A man ahead of his time

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Yesterday, I wrote about how some top high school basketball players are talking about choosing to play at historically black colleges, rather than at schools with top basketball programs. One highly-rated prospect just committed to Howard University, reportedly turning down Kentucky, Oregon, and Memphis, among others.

I assume that most black basketball players have always considered the extent to which the colleges that recruit them will provide a good, comfortable racial setting. It wouldn’t make sense not to take this into account.

Decades ago, one top Washington, D.C. area basketball recruit raised race-based college selecting to an art form. Jerrod Mustaf, a high school all-American out of DeMatha, sent detailed questionnaires to the college coaches who were recruiting him. The questions pertained to things like black representation among faculty, black graduation rates, and black coaches.

As to his coaches, Duke’s Mike Krzyzewski responded, “I hire coaches, not blacks or whites.” Translation: all coaches matter.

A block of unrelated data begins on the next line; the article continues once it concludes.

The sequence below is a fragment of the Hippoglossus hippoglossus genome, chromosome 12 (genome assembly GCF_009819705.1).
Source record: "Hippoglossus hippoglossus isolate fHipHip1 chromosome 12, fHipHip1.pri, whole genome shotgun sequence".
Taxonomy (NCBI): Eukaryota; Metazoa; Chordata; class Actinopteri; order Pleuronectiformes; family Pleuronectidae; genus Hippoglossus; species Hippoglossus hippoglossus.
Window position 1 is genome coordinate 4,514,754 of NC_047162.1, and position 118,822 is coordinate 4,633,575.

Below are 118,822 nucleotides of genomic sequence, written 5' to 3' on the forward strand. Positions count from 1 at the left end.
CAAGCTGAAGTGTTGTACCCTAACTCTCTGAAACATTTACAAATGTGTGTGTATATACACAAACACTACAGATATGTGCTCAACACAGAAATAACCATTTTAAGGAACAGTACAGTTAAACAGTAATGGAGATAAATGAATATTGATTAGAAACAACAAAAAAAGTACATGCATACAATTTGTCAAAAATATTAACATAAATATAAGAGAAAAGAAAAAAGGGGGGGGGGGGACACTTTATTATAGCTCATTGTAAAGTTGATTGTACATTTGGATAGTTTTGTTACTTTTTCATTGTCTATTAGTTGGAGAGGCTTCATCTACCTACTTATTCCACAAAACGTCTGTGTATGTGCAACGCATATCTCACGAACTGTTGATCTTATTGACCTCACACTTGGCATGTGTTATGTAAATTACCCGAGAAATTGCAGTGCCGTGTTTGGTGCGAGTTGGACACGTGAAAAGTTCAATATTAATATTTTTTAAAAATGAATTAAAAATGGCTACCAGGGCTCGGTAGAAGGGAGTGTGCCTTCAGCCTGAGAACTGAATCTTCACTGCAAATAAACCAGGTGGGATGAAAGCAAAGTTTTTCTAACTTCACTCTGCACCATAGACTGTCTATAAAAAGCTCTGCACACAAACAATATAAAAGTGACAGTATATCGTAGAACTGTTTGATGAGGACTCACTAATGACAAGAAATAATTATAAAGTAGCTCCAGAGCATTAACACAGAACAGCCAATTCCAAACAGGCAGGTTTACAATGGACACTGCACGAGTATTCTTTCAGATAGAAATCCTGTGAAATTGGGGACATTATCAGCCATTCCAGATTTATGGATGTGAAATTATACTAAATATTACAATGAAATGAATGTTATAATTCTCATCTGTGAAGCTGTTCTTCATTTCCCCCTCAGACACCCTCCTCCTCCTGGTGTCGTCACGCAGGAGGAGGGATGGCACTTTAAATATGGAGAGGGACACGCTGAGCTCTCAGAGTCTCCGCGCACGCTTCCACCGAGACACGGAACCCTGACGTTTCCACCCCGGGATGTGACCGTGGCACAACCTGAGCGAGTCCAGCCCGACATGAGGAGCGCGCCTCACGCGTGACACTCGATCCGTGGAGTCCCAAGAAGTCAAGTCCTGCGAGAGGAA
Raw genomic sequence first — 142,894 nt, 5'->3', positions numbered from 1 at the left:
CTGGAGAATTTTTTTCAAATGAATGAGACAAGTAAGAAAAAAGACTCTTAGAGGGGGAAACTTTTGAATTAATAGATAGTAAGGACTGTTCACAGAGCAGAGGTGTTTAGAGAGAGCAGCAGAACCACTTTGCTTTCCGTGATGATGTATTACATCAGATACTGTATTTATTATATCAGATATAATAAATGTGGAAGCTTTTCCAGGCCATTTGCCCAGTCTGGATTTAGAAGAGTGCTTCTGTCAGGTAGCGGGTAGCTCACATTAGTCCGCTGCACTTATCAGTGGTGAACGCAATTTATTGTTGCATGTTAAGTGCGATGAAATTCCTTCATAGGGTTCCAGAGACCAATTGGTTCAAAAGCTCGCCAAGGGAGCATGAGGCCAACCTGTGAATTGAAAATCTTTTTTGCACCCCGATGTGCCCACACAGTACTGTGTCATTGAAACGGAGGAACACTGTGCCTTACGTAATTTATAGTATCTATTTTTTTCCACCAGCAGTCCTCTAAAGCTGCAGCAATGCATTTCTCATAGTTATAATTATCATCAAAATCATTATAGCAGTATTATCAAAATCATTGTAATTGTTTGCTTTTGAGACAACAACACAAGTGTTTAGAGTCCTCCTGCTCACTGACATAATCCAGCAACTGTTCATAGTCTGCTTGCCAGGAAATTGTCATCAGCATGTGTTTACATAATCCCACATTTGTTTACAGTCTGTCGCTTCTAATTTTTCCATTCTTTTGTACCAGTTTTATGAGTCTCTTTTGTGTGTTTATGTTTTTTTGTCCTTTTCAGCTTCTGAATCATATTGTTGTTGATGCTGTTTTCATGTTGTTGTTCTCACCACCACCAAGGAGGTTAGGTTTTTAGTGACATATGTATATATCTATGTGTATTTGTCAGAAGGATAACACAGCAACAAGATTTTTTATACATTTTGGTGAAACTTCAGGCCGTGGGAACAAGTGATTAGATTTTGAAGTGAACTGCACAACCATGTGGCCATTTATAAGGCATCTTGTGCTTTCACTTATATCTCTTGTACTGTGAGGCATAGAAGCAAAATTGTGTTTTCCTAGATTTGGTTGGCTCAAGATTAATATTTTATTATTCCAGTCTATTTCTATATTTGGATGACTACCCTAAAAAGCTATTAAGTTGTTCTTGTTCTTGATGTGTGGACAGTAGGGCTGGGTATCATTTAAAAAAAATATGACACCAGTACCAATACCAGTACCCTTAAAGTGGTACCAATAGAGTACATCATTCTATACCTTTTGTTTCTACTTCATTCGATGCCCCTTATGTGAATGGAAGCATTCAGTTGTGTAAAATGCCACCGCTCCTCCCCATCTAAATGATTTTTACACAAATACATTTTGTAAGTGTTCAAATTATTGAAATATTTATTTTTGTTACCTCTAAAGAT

Reportedly, Mustaf’s father, a political activist and one-time supporter of the Black Panthers, guided the player in this process. The father didn’t like Krzyzewski’s answer, according to the son.

Mustaf ended up at the University of Maryland. At the time, the Terps had an African-American coach, Bob Wade. However, Maryland fired Wade after Mustaf’s freshman year.

Mustaf had an outstanding sophomore year under new coach Gary Williams. He then entered the NBA as the 17th overall pick in the 1990 draft. After an undistinguished NBA career, he moved on to European basketball.

While still in the NBA, Mustaf became part of a murder investigation after his pregnant girlfriend was murdered by his cousin. Mustaf was never charged, notwithstanding strong suspicions that he paid his cousin to commit the murder.

The prosecutor in the case calls his superior’s decision not bring Mustaf to trial one of the biggest regrets of his career. The family of the murder victim filed a wrongful death case against Mustaf. He settled it for an undisclosed amount.

Later, Mustaf was charged with assaulting of his wife, the niece of Louis Farrakhan. This was one of several domestic abuse cases against him, including a case involving a different pregnant girlfriend.

These days, Mustaf works in the D.C. area on gang prevention, crisis intervention, and the like. Whatever else one might say about Mustaf, he was a man ahead of his time when it comes to black basketball stars choosing where to attend college.

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